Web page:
Tuesday, December 8, 2009

On The Swag


His body doubled
under the pack
that sprawls untidily
on his old back
the cold wet dead-beat
plods up the track.

The cook peers out:
`oh curse that old lag-
here again
with his clumsy swag
made of a dirty old
turnip bag.'

`Bring him in cook
from the grey level sleet
put silk on his body
slippers on his feet,
give him fire
and bread and meat.

Let the fruit be plucked
and the cake be iced,
the bed be snug
and the wine be spiced
in the old cove's night-cap:
for this is Christ.'

R A K Mason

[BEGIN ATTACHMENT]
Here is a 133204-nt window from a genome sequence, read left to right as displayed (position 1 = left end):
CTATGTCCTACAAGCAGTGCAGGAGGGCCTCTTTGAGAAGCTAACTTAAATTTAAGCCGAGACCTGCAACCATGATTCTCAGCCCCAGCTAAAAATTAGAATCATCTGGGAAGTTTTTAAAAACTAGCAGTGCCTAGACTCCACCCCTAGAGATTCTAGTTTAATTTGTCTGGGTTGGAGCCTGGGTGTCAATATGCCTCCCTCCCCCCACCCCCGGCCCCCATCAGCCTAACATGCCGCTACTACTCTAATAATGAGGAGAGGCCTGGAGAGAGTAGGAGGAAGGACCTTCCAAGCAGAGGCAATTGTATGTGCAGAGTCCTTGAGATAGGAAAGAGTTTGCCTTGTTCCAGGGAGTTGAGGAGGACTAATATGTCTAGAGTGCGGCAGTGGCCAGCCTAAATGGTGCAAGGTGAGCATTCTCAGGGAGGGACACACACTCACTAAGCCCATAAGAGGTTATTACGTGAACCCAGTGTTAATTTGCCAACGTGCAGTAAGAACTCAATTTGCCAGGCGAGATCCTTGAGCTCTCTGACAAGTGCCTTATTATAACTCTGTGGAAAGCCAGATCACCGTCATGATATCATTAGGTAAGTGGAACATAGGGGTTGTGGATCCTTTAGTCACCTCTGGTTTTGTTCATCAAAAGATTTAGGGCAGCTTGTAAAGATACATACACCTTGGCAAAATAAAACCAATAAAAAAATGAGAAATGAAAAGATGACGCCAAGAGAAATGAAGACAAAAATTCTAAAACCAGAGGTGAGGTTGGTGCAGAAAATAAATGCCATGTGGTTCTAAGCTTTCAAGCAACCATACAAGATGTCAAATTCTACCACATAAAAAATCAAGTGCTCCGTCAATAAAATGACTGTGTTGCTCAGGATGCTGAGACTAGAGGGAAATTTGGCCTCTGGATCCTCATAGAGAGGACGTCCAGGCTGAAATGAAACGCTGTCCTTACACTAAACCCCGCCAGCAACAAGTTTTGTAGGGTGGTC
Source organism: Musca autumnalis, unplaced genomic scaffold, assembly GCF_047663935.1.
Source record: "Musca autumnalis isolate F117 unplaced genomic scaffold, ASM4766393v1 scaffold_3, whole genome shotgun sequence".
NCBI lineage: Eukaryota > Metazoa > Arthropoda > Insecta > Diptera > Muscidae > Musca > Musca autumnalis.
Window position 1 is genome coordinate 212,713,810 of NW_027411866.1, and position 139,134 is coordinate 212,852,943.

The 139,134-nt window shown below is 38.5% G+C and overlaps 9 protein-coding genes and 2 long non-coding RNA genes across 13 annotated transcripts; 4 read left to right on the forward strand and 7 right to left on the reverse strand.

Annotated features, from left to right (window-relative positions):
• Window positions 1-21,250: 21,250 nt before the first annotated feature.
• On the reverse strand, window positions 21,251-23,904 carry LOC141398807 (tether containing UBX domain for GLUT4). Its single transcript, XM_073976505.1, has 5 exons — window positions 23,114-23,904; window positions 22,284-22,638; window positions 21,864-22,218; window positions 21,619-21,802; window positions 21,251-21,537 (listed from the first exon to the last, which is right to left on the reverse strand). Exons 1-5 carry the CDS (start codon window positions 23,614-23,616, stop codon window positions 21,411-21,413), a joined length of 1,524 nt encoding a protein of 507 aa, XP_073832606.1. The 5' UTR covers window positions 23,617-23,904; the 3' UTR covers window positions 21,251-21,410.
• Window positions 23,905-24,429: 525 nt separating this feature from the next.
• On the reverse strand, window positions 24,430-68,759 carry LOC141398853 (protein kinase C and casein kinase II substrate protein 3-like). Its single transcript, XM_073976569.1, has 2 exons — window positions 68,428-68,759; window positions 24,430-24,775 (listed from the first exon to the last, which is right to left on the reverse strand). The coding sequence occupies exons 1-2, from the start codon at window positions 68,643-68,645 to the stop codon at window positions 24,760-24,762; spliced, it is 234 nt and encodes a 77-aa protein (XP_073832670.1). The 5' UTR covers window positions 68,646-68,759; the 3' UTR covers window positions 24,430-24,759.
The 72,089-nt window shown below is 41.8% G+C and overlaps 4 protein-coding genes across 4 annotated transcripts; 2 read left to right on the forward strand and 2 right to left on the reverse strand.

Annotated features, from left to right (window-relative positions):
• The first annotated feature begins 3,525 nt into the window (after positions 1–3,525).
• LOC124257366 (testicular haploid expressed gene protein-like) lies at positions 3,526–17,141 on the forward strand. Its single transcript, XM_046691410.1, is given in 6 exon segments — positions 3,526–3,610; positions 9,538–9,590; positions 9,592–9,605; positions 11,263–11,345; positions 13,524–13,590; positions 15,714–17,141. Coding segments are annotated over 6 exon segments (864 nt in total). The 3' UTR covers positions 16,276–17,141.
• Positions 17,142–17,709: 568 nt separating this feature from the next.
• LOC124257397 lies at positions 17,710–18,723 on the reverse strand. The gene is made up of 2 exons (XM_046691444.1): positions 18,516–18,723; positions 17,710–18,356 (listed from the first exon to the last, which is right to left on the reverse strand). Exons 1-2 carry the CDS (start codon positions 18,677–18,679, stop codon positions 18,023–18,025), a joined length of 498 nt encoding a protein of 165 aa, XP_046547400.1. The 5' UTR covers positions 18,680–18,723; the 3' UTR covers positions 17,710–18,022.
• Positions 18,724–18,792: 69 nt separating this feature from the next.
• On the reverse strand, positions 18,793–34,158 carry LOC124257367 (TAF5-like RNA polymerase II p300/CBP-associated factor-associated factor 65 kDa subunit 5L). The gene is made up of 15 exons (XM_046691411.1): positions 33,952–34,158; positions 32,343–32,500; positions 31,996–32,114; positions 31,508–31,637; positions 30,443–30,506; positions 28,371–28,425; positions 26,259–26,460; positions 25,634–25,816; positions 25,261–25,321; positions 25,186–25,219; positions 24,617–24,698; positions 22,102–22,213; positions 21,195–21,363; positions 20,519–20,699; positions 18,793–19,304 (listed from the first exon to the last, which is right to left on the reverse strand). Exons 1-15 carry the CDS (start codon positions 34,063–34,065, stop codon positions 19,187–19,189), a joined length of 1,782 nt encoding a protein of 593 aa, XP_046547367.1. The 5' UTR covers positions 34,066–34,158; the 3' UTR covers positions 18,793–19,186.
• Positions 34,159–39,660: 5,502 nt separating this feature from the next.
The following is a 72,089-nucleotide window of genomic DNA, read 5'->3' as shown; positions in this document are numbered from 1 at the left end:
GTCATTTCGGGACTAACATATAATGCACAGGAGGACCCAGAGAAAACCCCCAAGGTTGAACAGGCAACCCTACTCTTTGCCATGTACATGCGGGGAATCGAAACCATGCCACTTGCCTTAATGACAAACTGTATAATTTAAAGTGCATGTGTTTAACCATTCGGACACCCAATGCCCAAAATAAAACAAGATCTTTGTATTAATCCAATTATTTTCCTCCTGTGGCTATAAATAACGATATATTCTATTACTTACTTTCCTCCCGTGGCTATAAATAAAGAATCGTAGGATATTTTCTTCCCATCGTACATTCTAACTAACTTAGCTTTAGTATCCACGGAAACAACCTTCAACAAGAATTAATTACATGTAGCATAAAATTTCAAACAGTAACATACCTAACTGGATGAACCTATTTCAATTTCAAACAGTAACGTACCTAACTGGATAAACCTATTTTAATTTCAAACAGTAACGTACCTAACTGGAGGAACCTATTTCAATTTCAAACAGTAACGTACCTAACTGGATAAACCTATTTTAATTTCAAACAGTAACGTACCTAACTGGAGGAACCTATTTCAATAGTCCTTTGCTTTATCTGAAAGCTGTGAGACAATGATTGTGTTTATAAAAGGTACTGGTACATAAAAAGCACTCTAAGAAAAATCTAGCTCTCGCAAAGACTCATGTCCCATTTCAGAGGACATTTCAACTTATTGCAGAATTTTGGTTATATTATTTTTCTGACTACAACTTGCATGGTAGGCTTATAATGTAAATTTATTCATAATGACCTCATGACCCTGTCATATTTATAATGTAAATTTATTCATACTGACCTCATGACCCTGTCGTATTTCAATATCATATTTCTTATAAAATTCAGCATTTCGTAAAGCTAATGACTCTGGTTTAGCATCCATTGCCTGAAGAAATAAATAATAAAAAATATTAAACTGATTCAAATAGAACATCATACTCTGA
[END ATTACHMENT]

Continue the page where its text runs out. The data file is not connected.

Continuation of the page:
This well-known poem is one of my favourites. Part of the Kiwi dream is an idea of egalitarianism. Mason’s swagger represents that tradition at its best. It reflects its masculine era but that old deadbeat is Christ as Everyman and therefore deserves to be treated with great dignity and respect. Its radicalism is underestimated for it was and remains an objection to the contemporary ethos. Not only does the compassion have a rare robust ring to it, the mood fits age-old traditions of hospitality, challenging the power structures of the class system. The Kiwi rebellion against the Old Country was amongst other things a protest at the ordered world of Victorian England. As a piece of writing its form transcends its ideas. Part of its appeal is its apparent simplicity, rhyme so snug it’s hardly noticeable.

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